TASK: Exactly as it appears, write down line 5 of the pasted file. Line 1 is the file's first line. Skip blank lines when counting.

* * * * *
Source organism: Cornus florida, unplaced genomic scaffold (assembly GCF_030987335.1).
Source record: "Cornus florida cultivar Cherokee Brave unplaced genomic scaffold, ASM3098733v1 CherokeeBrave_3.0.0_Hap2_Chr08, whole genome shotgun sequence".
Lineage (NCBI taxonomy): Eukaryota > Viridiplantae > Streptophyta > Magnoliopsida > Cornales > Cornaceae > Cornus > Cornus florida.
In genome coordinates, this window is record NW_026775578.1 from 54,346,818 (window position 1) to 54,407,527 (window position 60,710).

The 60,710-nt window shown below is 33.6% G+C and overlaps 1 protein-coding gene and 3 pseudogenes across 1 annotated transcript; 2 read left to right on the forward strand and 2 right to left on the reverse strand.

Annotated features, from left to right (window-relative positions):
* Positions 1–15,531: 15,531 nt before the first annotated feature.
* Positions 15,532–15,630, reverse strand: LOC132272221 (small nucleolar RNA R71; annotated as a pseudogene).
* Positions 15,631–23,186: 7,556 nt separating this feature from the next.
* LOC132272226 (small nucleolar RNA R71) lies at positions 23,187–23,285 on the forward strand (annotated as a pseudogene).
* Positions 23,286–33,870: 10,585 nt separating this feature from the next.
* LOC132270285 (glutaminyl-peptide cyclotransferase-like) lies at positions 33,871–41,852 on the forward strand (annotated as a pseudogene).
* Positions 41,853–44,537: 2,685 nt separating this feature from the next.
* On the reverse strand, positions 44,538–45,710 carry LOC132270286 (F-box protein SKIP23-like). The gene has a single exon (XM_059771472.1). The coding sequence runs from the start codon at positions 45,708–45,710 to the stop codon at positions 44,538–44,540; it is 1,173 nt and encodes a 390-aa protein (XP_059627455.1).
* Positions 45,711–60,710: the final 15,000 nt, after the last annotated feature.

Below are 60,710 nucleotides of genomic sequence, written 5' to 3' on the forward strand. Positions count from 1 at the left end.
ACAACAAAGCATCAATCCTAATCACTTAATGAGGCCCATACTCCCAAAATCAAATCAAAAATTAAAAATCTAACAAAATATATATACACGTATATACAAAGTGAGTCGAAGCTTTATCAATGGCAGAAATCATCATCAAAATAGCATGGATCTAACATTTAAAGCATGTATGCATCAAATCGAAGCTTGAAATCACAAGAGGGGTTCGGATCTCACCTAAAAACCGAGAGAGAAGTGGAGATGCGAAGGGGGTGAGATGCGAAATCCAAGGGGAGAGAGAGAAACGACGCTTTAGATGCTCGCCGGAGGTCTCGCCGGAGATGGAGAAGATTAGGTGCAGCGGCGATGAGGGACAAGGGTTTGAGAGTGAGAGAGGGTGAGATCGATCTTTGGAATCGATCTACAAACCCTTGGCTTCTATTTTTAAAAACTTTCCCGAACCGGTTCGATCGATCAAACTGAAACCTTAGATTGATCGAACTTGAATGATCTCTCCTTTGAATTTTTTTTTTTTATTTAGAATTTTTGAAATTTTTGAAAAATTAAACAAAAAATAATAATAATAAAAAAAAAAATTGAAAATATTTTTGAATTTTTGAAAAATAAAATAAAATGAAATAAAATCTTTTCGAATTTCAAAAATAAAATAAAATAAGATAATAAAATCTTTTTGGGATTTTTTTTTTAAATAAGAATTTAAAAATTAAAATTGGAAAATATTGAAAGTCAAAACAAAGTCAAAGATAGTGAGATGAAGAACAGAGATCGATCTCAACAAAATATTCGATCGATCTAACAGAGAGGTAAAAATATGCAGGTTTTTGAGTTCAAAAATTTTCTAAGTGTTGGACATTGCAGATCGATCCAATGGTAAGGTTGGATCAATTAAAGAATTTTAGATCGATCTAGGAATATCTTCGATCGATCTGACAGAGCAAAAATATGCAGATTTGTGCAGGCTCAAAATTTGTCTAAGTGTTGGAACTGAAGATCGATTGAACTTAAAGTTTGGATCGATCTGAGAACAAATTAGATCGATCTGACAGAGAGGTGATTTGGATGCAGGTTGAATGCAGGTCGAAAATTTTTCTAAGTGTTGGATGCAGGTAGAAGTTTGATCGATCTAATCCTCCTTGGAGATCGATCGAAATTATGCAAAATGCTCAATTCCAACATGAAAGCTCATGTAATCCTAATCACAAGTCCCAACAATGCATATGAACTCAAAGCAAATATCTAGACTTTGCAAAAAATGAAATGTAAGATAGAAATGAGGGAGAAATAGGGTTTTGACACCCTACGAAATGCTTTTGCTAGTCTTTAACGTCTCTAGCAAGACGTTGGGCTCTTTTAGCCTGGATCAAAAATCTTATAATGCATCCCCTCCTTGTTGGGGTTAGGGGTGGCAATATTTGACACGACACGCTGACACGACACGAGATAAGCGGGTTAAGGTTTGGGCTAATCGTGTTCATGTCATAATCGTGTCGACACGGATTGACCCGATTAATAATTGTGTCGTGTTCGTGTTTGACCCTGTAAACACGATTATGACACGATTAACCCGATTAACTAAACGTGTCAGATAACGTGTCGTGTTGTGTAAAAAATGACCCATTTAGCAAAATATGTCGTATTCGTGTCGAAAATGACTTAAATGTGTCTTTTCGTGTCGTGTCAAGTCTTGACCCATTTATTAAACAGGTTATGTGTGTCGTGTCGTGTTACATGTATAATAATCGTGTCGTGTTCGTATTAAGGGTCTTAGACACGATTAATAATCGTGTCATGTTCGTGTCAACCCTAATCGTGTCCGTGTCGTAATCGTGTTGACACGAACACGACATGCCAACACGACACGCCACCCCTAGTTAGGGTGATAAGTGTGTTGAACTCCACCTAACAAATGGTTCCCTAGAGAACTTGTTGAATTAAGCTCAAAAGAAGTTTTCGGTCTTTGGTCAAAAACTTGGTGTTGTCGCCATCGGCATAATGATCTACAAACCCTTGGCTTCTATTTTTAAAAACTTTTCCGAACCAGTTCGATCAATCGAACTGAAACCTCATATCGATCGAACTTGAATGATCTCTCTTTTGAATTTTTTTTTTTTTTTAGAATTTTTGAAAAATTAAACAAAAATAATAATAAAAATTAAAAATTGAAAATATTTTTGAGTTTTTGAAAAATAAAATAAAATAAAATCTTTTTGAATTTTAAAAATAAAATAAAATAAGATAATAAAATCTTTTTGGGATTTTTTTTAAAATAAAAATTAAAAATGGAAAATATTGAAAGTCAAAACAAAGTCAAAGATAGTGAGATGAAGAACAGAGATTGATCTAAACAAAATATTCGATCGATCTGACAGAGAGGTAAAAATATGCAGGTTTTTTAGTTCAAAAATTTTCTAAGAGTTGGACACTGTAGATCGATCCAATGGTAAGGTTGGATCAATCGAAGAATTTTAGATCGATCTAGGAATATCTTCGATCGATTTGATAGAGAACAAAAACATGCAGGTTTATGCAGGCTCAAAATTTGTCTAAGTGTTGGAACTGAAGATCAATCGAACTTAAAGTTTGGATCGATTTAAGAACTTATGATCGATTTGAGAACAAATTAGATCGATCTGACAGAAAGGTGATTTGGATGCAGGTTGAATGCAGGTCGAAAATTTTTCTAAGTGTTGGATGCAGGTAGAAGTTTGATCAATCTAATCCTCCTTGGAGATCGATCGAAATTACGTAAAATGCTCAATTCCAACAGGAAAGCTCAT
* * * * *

The 60,710-nt window shown below is 33.6% G+C and overlaps 1 protein-coding gene and 3 pseudogenes across 1 annotated transcript; 2 read left to right on the forward strand and 2 right to left on the reverse strand.